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SB-220 Business organizations.(2003-2004)

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SB220:v93#DOCUMENT

Senate Bill No. 220
CHAPTER 273

An act to add Sections 17.1 and 25620 to the Corporations Code, relating to business organizations.

[ Filed with Secretary of State  September 04, 2003. Approved by Governor  September 03, 2003. ]

LEGISLATIVE COUNSEL'S DIGEST


SB 220, Romero. Business organizations.
Existing law in the Corporations Code sets forth various provisions regulating, among other things, corporations, partnerships, limited liability companies, and unincorporated associations. Existing law defines various terms for the purposes of those provisions, including the term “signature.”
This bill would provide that the term “signature” includes a signature in a facsimile document presented to the Secretary of State. The bill would require the Secretary of State to accept facsimile signatures on documents delivered by hand or mail and would authorize the Secretary of State to adopt procedures permitting the direct electronic or facsimile filing of documents. The bill would also authorize the Commissioner of Corporations to prescribe circumstances under which to accept electronic records or electronic signatures.

The people of the State of California do enact as follows:


SECTION 1.

 Section 17.1 is added to the Corporations Code, to read:

17.1.
 (a) In addition to the definition set forth in Section 17, the term “signature” includes a signature in a facsimile document filed pursuant to this code or pursuant to regulations adopted under this code, and presented to the Secretary of State.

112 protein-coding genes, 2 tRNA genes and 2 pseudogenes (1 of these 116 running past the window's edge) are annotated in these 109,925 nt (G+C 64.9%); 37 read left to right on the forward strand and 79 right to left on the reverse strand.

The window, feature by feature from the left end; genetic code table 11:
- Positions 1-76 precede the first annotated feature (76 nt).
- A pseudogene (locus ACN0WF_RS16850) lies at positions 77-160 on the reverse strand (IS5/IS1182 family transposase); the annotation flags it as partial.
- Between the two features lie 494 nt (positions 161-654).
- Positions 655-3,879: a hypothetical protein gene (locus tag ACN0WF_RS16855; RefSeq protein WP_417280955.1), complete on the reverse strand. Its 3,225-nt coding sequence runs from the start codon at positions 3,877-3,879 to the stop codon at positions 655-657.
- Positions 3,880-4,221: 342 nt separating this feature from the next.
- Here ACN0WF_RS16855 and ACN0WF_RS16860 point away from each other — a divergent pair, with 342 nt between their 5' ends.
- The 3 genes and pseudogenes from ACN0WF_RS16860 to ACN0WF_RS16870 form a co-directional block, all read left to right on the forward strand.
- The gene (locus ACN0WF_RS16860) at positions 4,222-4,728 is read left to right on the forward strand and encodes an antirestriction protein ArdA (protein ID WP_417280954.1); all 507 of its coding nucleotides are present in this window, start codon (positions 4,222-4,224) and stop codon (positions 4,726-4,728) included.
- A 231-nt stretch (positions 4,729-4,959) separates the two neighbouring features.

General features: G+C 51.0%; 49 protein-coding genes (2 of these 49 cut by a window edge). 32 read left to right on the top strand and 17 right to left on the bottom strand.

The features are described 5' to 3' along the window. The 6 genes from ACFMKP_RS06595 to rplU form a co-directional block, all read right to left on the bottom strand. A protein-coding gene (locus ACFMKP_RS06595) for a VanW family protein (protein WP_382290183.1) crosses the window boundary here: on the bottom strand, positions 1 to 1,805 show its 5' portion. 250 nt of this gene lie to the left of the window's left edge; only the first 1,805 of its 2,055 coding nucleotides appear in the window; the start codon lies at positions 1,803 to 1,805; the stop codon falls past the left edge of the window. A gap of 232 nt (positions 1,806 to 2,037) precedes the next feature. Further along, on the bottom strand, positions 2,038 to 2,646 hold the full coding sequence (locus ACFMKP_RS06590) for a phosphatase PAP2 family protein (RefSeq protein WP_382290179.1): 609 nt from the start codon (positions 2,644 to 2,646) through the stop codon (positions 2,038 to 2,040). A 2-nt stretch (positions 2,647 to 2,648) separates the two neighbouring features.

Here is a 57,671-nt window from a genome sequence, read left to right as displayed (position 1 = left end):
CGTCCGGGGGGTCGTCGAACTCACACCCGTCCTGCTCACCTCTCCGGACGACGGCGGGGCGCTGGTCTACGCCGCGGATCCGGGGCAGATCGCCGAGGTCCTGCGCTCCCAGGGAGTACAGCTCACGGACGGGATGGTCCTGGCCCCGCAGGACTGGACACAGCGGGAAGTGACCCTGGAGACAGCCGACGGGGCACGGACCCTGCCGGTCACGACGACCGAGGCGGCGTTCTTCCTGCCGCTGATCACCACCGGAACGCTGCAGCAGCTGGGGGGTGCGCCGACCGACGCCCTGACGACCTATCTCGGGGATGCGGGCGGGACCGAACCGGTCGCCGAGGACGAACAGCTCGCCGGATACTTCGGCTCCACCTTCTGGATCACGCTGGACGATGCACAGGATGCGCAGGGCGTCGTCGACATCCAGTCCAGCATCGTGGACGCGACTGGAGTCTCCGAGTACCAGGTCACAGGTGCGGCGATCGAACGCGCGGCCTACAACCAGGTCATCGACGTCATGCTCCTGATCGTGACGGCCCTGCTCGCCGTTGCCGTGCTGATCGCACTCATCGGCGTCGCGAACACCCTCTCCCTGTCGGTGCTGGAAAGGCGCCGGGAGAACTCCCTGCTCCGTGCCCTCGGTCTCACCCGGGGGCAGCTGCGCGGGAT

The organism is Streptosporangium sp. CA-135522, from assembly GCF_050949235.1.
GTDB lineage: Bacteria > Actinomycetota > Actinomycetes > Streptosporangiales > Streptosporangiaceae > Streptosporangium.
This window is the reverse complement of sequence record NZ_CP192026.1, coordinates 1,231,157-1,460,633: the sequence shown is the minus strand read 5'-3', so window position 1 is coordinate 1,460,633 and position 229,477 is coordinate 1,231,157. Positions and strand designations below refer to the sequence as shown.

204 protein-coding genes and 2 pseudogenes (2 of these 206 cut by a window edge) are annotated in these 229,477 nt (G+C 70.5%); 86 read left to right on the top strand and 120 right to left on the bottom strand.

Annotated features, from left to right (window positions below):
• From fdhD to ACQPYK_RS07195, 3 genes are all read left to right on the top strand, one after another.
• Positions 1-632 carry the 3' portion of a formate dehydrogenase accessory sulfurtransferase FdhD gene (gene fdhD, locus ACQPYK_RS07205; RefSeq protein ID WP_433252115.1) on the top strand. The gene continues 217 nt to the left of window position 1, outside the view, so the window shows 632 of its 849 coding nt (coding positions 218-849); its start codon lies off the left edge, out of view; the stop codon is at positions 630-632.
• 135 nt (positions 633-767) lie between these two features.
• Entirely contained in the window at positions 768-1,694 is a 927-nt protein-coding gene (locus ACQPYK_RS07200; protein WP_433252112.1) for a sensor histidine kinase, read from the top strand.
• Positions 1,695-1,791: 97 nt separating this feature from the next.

(b) The terms “signed” and “executed,” when used with respect to the documents filed pursuant to this code or pursuant to regulations adopted under this code, and presented to the Secretary of State, include a document bearing a signature under subdivision (a).
(c) The Secretary of State shall accept facsimile signatures on documents that are delivered by mail or by hand.
(d) A person on whose behalf a document bearing a facsimile signature is submitted for filing to the Secretary of State shall maintain the originally signed document for at least five years from the date of filing.
(e) The Secretary of State may adopt procedures permitting the direct electronic or facsimile presentation of the documents specified in subdivisions (a) and (b). However, the Secretary of State is not required to accept those direct electronic or facsimile filings until procedures are adopted.

SEC. 2.

 Section 25620 is added to the Corporations Code, to read:

25620.
 (a) Notwithstanding any other provision of law, the commissioner may by rule or order prescribe circumstances under which to accept electronic records or electronic signatures. However, nothing in this section requires the commissioner to accept electronic records or electronic signatures.
(b) For purposes of this section, the following terms have the following meanings:
(1) “Electronic record” means a record created, generated, sent, communicated, received, or stored by electronic means, and includes a record transmitted by means of facsimile machine or other telephone transceiving equipment.
(2) “Electronic signature” means an electronic sound, symbol, or process attached to or logically associated with an electronic record and executed or adopted by a person with the intent to sign the electronic record.
(c) The Legislature hereby finds and declares that the Department of Corporations has continuously implemented methods to file records electronically, including broker-dealer and investment adviser applications, and is encouraged to continue to expand its use of electronic filings to the extent feasible, as budget, resources, and equipment are made available to accomplish that goal.